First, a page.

Inside the box, there’s an insert with the IEMs and a cable embedded into the foam. However, that wasn’t the only thing that caught my eye when opening the box. Somewhere inside was a FIR AUDIO SPACE FORCE patch! I love that addition, I haven’t experienced any other manufacturer doing that with their products. that’s genius – you can now WEAR Fir Audio merchandise! Wait…

Another important gadget in the box is of course the case for your IEMs. It’s a round, black leather case, with another foam insert inside – this time it houses your tips, silicone, and foam, as well as some tools – a cleaning tool and a silicone plunger-like device intended for use with the SwapX technology, which I’ll gladly talk about later on. The case can fit all your accessories while also being able to house your IEMs, which is great. I believe this type of case is a usual solution for Fir Audio – if you’ve handled their IEMs before, you’ll know what I’m talking about.

It’s not as sturdy of an option as Craft Ears’ legendary pelican case (I don’t think they can be beaten at this point when it comes to rigidity) but it’s more eye-pleasing, and it’s still a very convenient and safe option. Not once have I feared the case opening by itself or my IEMs being damaged in transit while traveling to Italy. Overall – props to Fir Audio for finding a great balance between IEM safety and sleek design.

Build, Comfort and Tech

The build quality is not dissimilar to higher-end Fir Audio products – the aluminum shells are lightweight and well-fitted, inspiring confidence in the product and making a great first impression on a new user. I, having dealt with Fir’s build quality before, wasn’t surprised by the state of the craftsmanship displayed on the Fir e12, and it’s one of those instances where it’s pleasant not to be surprised. I haven’t heard of an instance where Fir Audio would disappoint with its build, and e12 is no standout. In terms of looks, the design is pretty straightforward, with no inscriptions or multi-color multi-material action going on, apart from the faceplates of course. 

It’s just a well-made solid aluminum shell, clean and simple. The nozzles are quite long though, at least longer than those found on the Svanar. Bear that in mind. The quality feel is not exclusive to the IEMs themselves, however, since the included cable is also of amazing build, I feel like it is an improvement over what we got to see paired with the Kr5. The materials listed on the product page at Fir’s website declare that the 8-braid cable is made of pure oxygen-free silver, with copper shielding.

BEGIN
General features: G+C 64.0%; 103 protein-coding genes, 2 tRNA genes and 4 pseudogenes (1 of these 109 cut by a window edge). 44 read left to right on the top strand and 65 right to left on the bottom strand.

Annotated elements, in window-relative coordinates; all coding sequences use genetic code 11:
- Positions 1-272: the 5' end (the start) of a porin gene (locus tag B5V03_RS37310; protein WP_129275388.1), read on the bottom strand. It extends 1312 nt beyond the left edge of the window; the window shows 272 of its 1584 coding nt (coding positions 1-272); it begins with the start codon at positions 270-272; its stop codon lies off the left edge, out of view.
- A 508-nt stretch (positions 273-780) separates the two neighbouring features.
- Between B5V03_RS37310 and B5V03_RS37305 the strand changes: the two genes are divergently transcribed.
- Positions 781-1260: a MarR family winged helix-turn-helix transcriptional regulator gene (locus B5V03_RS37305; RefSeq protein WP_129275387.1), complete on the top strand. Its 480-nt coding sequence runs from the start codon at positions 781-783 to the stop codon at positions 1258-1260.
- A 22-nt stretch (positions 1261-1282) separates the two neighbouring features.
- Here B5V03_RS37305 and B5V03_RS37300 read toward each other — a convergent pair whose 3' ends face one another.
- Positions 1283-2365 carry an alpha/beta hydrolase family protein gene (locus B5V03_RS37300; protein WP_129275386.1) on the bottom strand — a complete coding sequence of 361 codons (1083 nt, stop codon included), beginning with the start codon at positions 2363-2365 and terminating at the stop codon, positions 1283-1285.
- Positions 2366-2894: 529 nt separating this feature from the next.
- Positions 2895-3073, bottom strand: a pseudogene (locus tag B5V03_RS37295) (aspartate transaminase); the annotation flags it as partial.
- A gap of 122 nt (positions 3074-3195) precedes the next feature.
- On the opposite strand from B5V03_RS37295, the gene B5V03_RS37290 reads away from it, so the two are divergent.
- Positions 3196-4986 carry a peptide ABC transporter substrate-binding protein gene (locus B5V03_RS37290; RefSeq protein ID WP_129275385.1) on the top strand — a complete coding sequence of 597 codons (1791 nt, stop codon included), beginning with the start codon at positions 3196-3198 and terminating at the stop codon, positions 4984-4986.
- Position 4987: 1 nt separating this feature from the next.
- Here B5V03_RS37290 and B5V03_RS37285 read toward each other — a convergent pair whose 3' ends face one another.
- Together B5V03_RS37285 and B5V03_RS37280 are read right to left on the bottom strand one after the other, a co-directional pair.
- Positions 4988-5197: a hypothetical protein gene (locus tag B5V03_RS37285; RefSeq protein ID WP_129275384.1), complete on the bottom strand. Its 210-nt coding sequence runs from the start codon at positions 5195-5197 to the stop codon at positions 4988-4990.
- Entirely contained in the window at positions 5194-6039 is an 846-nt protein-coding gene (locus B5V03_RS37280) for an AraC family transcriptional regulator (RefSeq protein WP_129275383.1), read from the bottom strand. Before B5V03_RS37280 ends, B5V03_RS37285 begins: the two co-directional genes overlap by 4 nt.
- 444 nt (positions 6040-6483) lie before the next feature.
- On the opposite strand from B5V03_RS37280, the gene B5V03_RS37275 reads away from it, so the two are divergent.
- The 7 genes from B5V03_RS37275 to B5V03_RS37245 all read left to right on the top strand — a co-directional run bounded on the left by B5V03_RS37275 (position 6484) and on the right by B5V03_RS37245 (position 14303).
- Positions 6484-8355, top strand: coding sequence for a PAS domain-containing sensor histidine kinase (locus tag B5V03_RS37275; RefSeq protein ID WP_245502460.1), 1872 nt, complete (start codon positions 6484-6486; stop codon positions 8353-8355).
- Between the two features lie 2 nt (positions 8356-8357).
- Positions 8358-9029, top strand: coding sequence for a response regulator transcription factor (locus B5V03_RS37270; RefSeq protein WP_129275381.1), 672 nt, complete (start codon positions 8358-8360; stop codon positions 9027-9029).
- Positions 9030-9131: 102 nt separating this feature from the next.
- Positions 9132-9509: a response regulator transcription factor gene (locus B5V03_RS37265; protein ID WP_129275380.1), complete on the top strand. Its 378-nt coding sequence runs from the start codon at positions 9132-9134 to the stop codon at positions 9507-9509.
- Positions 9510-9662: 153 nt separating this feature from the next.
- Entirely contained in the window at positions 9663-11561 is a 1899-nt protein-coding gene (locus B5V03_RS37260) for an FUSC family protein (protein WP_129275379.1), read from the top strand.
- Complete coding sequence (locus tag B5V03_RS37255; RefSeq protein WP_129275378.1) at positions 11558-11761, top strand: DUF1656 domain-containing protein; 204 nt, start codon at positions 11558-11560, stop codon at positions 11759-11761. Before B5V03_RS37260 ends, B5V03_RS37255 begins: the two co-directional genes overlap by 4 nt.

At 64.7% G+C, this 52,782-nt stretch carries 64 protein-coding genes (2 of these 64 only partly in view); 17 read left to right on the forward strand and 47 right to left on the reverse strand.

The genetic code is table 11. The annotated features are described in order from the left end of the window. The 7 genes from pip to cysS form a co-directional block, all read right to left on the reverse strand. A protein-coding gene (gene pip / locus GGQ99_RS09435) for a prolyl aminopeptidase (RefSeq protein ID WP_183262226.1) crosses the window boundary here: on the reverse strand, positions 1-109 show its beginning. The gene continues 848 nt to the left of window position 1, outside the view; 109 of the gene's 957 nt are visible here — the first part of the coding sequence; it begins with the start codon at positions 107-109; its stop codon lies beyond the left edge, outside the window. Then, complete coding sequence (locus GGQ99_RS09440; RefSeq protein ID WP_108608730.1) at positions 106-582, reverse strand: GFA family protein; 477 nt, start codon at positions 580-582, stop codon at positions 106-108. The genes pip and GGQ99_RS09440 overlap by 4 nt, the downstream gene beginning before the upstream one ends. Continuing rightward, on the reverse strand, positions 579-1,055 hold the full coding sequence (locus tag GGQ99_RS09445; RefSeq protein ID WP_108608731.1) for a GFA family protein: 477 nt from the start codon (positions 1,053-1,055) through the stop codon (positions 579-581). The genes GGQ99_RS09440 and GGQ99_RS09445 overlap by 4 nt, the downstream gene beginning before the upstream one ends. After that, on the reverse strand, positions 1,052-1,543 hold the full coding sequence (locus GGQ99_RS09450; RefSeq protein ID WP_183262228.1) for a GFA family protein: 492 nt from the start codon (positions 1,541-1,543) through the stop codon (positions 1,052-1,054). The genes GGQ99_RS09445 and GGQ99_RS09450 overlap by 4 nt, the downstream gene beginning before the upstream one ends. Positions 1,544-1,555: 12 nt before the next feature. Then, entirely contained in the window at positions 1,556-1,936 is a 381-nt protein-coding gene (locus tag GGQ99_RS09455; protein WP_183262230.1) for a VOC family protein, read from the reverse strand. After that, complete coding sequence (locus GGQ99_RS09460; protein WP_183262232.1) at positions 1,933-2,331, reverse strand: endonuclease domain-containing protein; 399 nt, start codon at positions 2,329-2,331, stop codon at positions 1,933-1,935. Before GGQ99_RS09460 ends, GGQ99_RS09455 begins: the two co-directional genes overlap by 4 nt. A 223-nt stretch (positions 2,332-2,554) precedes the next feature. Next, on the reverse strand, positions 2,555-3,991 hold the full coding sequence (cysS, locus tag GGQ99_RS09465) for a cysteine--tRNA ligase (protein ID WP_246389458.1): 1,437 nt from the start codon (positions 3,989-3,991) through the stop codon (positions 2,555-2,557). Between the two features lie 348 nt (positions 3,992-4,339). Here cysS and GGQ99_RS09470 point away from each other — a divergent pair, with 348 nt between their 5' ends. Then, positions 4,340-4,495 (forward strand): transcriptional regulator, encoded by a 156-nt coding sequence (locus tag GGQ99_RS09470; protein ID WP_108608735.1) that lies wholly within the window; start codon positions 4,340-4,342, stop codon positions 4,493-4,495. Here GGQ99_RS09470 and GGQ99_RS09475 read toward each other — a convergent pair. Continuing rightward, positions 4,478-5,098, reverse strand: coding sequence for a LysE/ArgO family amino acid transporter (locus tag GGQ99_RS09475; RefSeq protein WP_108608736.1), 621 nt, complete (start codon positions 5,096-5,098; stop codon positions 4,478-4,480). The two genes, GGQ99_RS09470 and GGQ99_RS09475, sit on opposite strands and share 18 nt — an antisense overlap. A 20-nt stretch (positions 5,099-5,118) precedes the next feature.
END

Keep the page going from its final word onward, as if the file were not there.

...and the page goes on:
Usually, I find myself inclined to immediately make an upgrade when it comes to stock cables (I guess that’s just what Hifiman got me used to…), but this time I felt no such need, and I’m 100% happy with the current cable situation at Fir audio. The one I received with my e12 features a 4.4mm plug, with 2-pin connectors of course. 

A feature of the Electron series that highlights both the company’s desire for innovation and the amazing build quality is the all-new SwapX solution. It allows you to swap your e12’s faceplates easily, all thanks to the use of magnets. Being presented with this solution initially was the first time I felt so excited about magnets, in a somewhat similar fashion to Jesse Pinkman in that one Breaking Bad episode with the garbage dump. Making use of said solution is very easy too, thanks to the inclusion of the aforementioned plunger-like device. You just stick it on the faceplate and pull it out of the IEM. 

With the pair of reviewed Fir Audio e12, I have also received an extra pair of faceplates with a design differing from the stock ones, all packed into a small transparent case, doubling down on the unboxing experience. At first, I was quite skeptical about how this solution would work, longevity-wise. Won’t the faceplates come loose with extended use? 

Won’t they fall out of my IEMs? Over time, however, I have rid myself of all those concerns, as SwapX proved to be a simple and effective solution, scoring a whopping 11/10 on aesthetics in my book. It turns the reviewed Fir Audio e12 from a cool-looking piece of headgear into a conversation piece, receiving several intrigued “Huh?” and “What?” from my friends, with just as many “That’s so cool!” sprinkled in.